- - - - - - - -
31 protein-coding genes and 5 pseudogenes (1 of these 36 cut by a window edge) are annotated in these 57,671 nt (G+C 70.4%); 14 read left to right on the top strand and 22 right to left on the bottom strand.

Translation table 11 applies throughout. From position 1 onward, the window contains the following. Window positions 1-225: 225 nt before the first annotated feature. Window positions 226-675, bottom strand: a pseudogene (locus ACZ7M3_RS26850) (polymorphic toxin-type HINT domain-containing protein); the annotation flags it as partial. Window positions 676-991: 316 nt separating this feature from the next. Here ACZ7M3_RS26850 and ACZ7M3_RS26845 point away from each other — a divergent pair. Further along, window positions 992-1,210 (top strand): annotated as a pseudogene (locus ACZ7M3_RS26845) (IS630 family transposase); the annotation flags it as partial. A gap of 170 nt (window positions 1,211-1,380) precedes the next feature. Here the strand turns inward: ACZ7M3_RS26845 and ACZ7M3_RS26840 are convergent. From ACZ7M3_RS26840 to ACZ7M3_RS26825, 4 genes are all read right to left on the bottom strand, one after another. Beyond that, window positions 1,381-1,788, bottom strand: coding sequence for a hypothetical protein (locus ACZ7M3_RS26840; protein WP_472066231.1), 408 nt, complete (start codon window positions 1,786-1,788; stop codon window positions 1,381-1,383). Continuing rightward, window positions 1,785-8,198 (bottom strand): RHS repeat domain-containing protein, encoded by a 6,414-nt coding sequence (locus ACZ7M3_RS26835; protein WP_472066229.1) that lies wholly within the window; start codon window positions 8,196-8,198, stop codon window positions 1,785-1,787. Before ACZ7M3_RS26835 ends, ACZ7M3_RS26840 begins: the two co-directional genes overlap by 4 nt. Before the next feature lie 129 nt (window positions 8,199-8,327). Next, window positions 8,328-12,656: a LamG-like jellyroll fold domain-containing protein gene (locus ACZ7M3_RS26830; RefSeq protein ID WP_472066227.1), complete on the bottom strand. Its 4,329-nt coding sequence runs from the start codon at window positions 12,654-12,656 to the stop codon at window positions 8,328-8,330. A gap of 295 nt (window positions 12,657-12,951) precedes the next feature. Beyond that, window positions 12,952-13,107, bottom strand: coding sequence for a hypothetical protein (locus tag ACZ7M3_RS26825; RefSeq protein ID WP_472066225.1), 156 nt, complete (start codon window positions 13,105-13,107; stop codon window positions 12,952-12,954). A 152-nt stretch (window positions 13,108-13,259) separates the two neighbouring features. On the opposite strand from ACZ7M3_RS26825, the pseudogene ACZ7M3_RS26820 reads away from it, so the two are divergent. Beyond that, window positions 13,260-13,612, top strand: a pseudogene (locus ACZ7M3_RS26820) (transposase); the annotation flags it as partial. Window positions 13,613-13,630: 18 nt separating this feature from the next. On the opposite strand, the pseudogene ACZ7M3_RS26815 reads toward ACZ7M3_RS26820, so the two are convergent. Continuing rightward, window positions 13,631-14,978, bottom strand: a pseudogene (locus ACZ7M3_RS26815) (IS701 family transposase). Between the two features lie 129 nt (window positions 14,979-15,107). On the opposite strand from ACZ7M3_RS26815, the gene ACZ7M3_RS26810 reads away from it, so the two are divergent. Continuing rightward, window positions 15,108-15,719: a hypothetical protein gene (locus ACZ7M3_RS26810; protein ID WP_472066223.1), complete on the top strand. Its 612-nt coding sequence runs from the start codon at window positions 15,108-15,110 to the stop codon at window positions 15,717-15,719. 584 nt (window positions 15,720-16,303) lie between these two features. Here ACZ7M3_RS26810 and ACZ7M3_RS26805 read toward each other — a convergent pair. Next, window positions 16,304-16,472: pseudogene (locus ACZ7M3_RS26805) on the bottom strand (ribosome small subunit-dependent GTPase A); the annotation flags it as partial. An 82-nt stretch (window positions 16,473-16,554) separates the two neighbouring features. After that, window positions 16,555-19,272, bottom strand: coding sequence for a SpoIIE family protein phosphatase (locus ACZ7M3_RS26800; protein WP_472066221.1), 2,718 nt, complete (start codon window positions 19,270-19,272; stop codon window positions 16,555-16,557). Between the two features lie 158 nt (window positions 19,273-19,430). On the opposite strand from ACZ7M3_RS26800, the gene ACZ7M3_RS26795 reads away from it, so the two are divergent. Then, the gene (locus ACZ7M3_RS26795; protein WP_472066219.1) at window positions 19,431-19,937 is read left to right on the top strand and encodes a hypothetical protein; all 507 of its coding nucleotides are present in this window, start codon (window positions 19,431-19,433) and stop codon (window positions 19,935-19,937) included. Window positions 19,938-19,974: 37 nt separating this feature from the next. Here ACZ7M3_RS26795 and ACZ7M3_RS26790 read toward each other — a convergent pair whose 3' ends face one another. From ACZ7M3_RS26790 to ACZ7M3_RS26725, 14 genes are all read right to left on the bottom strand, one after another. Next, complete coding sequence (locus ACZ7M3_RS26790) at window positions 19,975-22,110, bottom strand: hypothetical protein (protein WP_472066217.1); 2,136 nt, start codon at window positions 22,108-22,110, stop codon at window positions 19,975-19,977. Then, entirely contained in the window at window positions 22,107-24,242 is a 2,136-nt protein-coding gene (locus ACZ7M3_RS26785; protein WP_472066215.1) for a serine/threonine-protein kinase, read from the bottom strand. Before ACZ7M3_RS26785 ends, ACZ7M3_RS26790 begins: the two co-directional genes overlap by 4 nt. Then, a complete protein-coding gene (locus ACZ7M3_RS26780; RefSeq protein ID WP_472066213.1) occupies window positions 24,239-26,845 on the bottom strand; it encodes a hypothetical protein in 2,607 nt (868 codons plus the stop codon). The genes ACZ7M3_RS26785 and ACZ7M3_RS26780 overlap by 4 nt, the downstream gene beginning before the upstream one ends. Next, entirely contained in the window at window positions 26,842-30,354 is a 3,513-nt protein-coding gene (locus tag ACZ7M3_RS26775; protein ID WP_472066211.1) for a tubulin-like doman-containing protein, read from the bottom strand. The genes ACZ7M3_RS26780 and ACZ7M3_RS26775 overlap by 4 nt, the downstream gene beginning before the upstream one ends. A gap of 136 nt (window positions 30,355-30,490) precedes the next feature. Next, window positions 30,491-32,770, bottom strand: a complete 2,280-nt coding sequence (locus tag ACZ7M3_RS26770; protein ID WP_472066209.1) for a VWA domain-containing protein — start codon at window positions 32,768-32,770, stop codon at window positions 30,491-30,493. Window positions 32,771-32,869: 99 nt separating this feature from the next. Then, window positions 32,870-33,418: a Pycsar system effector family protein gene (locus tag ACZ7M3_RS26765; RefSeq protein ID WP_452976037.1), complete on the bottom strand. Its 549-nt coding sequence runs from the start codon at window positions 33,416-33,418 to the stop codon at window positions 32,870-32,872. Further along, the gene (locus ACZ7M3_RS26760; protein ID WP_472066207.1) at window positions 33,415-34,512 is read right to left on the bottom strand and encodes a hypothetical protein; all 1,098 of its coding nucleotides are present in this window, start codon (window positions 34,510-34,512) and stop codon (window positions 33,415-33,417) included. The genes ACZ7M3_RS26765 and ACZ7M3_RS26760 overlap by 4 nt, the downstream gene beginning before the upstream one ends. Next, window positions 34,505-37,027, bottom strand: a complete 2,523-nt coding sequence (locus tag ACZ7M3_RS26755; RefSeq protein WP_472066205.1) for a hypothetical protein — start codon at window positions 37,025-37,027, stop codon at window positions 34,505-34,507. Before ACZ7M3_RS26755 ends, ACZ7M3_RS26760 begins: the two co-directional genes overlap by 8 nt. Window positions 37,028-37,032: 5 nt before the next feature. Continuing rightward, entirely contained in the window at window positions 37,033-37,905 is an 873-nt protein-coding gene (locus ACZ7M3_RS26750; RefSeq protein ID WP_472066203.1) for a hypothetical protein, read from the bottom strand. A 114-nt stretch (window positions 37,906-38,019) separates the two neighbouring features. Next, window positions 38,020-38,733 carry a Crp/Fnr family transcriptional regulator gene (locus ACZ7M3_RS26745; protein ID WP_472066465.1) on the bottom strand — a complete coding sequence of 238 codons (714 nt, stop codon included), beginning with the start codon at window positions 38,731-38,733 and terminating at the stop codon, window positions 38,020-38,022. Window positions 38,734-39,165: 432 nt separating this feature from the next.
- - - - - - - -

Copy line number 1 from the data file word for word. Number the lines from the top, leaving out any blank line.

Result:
31 protein-coding genes and 5 pseudogenes (1 of these 36 cut by a window edge) are annotated in these 57,671 nt (G+C 70.4%); 14 read left to right on the top strand and 22 right to left on the bottom strand.